News / Africa

Mali Rebels Merge, Plan to Create Islamic State

Rebels from the militant Islamist sect Ansar Dine in Mali
Rebels from the militant Islamist sect Ansar Dine in Mali
Anne Look
BAMAKO - Tuareg rebels and Islamist militants have joined forces in northern Mali and say they will create an independent Islamist state.  The groups took advantage of a military coup in Bamako to seize control of the territory in early April.   Resistance is growing in the north to the efforts to introduce Islamic law. 

 

In the northern Malian town of Gao, court is in session.

 

Commissioner Abdoulaye Maiga begins by reading from the Quran in the roadside courtyard outside the former police station.

 

Once an area businessman, Maiga is a member of the militant Islamist sect Ansar Dine that residents say dominates the town.

 

This morning, Maiga hears the case of a man accused of letting his animals graze in his neighbors' fields.  The accused confesses, says he has settled previous infractions by bribing authorities.  This time, he promises to compensate his neighbors for damages to their crops.  The deal is accepted.

 

The commissioner hears other cases, including those of two men, one accused of adultery and the other of drunkenness.  No witnesses were called.  A VOA reporter watched as the sentences, 80 lashes each, were carried out on the spot. 

 

Gao is one of three northern strongholds that fell to Tuareg separatists and Islamist militants during the chaos that followed a March 22 military coup in Bamako. 

 

The two groups joined forces in late May and say they will create an independent Islamic state in what is now nearly two-thirds of Mali's national territory.  Ansar Dine is already imposing its brand of Islamic law in the north. 

 

A militant who identified himself as Ibrahim says they do not force anyone to practice Islam.  He says it is Allah that has ordered Islam be practiced and that cannot be done without Sharia and an army to defend it.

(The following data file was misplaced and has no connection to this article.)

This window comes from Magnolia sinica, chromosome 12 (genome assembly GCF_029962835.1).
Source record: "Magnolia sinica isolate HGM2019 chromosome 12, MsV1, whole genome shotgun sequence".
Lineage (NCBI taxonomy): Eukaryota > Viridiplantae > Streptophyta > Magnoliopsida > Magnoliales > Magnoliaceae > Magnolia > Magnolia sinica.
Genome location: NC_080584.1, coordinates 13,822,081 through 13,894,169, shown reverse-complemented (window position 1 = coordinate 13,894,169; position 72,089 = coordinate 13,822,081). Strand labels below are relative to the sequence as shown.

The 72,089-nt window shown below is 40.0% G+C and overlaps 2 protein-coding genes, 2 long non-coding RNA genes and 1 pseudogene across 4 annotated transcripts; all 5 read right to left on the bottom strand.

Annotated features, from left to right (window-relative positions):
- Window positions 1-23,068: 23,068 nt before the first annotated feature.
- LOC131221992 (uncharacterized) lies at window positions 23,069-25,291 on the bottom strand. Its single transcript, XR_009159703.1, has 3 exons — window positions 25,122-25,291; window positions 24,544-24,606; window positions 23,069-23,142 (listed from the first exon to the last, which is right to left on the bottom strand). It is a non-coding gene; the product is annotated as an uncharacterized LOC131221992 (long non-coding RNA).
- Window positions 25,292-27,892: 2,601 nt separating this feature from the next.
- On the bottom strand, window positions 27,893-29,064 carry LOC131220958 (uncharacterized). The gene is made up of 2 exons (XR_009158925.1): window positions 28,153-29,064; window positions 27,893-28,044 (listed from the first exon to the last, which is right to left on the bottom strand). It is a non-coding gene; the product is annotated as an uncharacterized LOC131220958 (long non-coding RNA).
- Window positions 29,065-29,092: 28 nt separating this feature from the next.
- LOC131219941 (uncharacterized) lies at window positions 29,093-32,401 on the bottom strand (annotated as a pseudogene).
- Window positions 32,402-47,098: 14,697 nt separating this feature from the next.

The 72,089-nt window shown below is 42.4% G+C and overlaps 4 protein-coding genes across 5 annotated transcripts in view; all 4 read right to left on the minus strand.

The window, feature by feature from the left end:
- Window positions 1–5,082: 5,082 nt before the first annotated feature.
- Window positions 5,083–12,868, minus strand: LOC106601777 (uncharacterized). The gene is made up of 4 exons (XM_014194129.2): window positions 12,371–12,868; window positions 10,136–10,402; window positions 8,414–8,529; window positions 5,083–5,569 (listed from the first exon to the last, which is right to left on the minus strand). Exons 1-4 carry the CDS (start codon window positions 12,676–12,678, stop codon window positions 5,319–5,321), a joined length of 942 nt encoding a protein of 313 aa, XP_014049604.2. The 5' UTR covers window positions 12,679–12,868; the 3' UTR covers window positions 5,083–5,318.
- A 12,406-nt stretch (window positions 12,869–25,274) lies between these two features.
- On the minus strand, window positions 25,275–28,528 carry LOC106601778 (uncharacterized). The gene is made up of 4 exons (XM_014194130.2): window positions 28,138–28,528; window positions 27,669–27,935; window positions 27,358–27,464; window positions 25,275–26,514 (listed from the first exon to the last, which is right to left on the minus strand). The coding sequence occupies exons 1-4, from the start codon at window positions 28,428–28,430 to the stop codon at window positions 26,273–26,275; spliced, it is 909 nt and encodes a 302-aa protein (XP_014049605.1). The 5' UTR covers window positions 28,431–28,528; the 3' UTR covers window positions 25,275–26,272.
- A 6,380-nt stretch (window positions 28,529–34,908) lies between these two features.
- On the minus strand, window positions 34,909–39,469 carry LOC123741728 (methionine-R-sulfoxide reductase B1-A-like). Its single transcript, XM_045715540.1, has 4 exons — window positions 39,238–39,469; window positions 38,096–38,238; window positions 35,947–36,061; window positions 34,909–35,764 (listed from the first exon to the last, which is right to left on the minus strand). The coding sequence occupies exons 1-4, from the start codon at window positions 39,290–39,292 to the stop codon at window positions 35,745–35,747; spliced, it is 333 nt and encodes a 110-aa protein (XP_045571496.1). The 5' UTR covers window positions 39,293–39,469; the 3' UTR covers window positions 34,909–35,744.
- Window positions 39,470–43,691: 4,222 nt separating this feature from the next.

Although Islam has long been practiced in the north, residents of Gao are finding the hardline approach tough to accept. 

 

Women must be veiled in public.  Persons of opposite sexes cannot walk together or touch in public.  Militants have closed the city's once lively bars and nightclubs.

 

Violent protests erupted in Gao in mid-May, as frustrated youth tore down militants' flags and marched on the groups' separate headquarters.

 

Youth leader Idrissa Seydou Toure says they grabbed rocks and hunks of wood and marched.  He says the occupiers are squeezing them tighter and tighter.  He says now they cannot even have any fun.  

 

They cannot watch TV or listen to music in the street like before.  He says the south has abandoned them and it is up to northerners to push out the occupiers. 

 

Ansar Dine has ties to al-Qaida's North Africa franchise, al-Qaida of the Islamic Magreb, known as AQIM, whose militants and leaders have been spotted in Gao and other towns since the occupation.  

 

In Gao, Ansar Dine is trying to win over the population.  

 

Militants have given out their phone numbers and come to the aid of residents against attacks by bandits and other armed groups. 

 

Ansar Dine has posted guards outside the reopened hospital in Gao. 

 

Midwife Zemila Isiyaku says they work in difficult conditions, but the people need them.  Everyday, she says, they hear gunshots.  She says it is thanks to Ansar Dine that they are able to work, it keeps them safe. 

 

International human-rights groups say Ansar Dine's crackdown in the north has included summary executions and amputations. 

 

In Gao, town leaders formed an elders' committee to serve as intermediary between the population and occupying forces. 

 

Committee member and teacher Mohammed Ikeratane says they have reached a certain level of stability by taking up problems with militant leaders.  But he says daily conditions are difficult.  

 

He says the town water pump is not working properly.  He also says they only have electricity for five hours a day, and there is not enough gas for the generator. 

 

The United Nations says more than 200,000 Malians have fled the north this year. 

 

In mid-May, Ansar Dine escorted the first convoy of humanitarian aid to reach the occupied territory.  The militants manned machine guns mounted on pickup trucks.  The sect's black flag flapped in the wind as the convoy rolled north. 

 

"Embark on jihad for the sake of God," one militant said in Arabic. 

 

Ansar Dine set the following conditions: all aid must come from Malian Muslims and no international products or agencies are allowed. 

 

Mali's High Islamic Council organized the convoy. 

 

The High Islamic Council's regional secretary in Gao, Ibrahim Ag Mohamed, says aid is reassuring, but the real problem of insecurity remains. 

 

West African bloc ECOWAS has offered to deploy regional peacekeepers to Mali.  The nation's military, unable to halt the rebellion in the north earlier this year, is in shambles following the coup.  Analysts say the situation in the north is unlikely to change in the near future.